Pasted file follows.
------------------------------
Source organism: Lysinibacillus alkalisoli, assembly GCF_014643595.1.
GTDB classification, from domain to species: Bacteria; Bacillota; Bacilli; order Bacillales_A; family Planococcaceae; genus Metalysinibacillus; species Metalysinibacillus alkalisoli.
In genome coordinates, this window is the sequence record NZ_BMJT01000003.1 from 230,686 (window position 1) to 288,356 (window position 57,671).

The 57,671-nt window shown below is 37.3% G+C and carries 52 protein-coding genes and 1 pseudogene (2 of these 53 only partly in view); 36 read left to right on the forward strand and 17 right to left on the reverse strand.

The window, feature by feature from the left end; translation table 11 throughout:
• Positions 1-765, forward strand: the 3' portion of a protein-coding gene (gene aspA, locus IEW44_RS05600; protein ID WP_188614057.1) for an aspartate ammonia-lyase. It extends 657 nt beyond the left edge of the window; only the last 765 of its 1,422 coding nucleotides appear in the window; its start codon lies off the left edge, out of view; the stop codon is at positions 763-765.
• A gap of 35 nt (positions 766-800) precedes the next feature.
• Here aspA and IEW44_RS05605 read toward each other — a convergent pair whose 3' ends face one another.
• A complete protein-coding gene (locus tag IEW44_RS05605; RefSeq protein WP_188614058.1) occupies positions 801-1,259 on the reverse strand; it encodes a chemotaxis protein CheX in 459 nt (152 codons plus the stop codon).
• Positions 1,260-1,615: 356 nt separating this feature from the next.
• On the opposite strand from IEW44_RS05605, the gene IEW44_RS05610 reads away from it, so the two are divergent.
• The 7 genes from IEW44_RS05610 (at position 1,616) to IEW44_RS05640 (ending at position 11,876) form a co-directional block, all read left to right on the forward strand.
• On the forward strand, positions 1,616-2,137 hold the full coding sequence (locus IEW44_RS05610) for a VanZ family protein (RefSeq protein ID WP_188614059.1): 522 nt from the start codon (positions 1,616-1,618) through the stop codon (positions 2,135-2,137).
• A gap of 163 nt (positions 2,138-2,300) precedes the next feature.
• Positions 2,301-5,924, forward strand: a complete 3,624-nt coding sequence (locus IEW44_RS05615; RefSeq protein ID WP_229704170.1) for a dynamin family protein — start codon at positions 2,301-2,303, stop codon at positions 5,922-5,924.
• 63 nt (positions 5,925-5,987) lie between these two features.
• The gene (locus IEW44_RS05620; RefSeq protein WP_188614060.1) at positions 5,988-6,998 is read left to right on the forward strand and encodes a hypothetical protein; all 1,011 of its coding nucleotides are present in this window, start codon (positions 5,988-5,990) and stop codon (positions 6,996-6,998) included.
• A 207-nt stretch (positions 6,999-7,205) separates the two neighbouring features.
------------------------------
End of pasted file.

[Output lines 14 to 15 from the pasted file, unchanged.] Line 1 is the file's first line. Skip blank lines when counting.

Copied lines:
• A gap of 163 nt (positions 2,138-2,300) precedes the next feature.
• Positions 2,301-5,924, forward strand: a complete 3,624-nt coding sequence (locus IEW44_RS05615; RefSeq protein ID WP_229704170.1) for a dynamin family protein — start codon at positions 2,301-2,303, stop codon at positions 5,922-5,924.